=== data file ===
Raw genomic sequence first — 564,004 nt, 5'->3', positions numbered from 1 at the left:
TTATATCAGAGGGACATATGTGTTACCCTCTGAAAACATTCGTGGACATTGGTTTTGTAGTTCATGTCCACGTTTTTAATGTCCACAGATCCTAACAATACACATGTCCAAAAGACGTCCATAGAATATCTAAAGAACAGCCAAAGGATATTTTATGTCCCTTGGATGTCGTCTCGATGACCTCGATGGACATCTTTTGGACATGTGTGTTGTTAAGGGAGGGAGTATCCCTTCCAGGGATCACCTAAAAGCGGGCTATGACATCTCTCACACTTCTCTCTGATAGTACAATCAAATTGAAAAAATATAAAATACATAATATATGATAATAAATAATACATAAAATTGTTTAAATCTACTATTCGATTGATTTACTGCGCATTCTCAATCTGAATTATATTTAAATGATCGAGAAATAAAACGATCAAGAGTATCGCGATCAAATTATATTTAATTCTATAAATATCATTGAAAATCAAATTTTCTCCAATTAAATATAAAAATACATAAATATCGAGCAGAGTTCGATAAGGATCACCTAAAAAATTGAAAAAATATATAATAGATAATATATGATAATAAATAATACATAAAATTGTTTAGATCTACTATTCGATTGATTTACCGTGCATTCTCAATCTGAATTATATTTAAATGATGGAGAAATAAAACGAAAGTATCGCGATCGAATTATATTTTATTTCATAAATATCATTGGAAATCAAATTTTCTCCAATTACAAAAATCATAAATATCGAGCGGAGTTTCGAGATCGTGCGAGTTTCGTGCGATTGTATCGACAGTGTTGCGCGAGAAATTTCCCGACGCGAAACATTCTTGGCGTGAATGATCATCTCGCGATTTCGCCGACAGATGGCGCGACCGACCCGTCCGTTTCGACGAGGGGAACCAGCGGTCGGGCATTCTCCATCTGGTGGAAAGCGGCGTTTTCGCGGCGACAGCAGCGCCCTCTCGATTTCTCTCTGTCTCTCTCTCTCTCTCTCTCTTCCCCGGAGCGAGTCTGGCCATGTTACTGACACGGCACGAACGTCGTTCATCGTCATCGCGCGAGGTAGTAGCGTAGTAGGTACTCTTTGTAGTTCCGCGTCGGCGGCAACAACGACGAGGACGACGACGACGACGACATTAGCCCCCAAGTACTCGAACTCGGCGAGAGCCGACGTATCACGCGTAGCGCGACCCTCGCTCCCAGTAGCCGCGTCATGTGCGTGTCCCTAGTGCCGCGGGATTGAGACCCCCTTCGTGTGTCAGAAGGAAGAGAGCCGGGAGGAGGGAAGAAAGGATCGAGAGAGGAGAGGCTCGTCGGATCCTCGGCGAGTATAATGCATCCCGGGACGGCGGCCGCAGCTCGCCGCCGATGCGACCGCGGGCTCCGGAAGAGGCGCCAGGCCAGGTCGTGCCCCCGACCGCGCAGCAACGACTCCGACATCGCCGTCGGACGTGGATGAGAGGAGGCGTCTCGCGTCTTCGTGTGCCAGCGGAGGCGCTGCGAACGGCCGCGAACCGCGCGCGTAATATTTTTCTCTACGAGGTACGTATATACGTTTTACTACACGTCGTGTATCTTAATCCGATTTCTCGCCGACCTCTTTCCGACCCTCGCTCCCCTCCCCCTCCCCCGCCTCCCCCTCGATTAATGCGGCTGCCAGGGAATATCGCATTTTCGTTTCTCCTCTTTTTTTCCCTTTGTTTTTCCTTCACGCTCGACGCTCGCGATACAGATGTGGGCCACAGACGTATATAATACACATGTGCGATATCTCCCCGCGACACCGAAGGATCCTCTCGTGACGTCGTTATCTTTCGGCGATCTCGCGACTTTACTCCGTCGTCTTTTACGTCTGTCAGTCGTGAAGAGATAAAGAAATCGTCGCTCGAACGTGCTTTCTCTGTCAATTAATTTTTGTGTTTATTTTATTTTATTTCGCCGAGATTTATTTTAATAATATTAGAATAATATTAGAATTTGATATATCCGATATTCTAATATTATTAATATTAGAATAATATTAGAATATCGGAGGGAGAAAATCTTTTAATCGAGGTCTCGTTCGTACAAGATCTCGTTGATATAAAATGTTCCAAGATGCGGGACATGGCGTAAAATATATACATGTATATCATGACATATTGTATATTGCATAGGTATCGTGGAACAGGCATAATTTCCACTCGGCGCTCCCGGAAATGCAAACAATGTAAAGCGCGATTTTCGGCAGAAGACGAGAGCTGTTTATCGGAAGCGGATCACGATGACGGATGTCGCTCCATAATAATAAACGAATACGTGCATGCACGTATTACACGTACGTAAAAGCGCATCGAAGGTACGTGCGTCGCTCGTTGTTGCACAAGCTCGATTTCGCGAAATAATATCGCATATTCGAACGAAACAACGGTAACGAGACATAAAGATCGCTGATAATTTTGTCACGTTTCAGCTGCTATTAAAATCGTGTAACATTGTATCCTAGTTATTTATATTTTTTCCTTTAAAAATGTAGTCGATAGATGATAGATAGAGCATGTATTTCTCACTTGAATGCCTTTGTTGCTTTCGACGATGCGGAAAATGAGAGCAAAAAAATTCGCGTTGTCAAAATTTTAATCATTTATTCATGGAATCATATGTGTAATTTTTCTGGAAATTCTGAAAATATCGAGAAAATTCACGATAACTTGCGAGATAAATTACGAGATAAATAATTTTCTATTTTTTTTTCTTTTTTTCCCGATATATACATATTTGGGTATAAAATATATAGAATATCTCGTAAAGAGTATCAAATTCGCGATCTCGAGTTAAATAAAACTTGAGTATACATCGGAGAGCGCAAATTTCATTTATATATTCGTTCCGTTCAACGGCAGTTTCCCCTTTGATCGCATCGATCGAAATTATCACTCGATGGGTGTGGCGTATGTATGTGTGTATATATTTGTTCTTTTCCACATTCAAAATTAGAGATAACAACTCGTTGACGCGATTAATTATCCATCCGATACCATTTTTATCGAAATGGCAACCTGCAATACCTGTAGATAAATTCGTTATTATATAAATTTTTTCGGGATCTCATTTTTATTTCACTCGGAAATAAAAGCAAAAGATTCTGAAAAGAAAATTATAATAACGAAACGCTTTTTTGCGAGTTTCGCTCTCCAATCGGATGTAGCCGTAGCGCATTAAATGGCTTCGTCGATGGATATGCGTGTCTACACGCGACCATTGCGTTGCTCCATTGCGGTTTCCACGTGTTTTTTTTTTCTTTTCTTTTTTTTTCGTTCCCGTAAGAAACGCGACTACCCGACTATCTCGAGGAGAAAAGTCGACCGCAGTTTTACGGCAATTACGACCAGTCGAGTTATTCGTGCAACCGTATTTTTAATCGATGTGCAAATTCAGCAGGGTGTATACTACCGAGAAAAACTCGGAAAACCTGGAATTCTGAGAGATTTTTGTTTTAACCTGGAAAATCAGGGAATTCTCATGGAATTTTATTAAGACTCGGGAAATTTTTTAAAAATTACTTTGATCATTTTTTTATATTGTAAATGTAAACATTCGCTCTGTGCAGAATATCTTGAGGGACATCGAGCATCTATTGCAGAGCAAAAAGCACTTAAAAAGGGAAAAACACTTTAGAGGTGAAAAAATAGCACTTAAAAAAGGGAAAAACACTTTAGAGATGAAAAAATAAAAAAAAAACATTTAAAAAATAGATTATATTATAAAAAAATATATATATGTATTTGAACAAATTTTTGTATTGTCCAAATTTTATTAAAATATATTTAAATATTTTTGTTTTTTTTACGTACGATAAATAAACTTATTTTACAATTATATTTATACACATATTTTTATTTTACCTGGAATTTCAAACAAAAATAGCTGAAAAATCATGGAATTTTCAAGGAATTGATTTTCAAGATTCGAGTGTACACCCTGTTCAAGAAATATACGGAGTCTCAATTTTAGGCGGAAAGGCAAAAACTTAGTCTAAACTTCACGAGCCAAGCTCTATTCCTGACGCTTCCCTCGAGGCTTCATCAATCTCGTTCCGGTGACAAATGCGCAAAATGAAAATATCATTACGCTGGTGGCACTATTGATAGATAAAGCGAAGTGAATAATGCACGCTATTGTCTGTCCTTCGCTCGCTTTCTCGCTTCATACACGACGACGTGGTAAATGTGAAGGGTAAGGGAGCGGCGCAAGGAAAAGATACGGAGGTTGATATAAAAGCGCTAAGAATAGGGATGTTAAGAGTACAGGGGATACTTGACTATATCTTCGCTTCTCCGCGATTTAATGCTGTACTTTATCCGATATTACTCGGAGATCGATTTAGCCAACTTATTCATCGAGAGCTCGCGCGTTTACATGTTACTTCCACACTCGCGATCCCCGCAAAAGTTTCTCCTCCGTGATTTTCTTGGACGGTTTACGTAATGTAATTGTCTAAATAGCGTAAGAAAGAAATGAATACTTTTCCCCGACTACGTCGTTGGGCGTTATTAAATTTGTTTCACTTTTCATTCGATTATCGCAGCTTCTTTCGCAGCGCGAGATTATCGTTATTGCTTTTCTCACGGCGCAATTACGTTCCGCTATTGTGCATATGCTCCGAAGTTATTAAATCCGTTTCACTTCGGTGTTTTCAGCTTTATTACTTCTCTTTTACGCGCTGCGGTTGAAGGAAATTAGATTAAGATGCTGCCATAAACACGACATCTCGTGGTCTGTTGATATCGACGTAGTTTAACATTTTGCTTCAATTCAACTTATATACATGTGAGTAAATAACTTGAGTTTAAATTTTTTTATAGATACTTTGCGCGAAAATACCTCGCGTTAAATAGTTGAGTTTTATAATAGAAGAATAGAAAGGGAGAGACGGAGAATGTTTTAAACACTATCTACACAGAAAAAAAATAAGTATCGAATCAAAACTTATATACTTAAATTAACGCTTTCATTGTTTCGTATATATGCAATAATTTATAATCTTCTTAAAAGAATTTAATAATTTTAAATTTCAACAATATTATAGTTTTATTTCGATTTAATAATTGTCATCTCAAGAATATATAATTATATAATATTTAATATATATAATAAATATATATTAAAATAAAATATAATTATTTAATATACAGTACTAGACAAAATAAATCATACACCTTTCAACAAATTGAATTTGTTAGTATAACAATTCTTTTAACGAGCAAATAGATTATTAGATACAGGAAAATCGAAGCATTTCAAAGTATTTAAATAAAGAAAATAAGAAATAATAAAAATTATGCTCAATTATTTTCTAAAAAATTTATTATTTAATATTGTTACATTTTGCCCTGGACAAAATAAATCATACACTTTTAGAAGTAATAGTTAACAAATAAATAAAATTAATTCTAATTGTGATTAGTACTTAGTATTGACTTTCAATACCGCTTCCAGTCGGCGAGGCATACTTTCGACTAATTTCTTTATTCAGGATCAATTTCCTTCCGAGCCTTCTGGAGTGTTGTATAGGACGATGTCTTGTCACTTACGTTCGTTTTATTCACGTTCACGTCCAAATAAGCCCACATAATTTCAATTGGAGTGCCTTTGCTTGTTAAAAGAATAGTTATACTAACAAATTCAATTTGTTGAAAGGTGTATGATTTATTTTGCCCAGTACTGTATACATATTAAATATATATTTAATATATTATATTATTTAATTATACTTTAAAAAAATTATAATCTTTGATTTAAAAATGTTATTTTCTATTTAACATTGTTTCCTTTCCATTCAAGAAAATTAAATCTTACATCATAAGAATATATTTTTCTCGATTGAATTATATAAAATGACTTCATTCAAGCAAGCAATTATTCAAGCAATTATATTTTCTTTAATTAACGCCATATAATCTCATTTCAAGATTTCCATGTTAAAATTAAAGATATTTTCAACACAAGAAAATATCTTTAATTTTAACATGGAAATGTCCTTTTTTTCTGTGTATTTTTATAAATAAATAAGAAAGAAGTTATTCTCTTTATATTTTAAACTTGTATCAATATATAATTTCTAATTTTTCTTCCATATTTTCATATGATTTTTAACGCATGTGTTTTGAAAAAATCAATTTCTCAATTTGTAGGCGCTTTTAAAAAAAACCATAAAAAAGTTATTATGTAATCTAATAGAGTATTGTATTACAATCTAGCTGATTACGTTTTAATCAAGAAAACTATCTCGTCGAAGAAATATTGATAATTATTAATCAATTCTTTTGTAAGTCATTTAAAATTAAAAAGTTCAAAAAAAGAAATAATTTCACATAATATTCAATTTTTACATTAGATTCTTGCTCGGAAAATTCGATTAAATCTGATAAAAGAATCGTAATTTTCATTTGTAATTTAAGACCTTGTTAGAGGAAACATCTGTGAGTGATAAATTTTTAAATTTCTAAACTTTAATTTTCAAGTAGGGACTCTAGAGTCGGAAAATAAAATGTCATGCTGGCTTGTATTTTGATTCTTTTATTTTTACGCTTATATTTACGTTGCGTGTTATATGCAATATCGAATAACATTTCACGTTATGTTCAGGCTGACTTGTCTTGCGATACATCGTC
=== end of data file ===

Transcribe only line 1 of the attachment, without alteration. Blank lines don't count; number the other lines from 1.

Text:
Raw genomic sequence first — 564,004 nt, 5'->3', positions numbered from 1 at the left: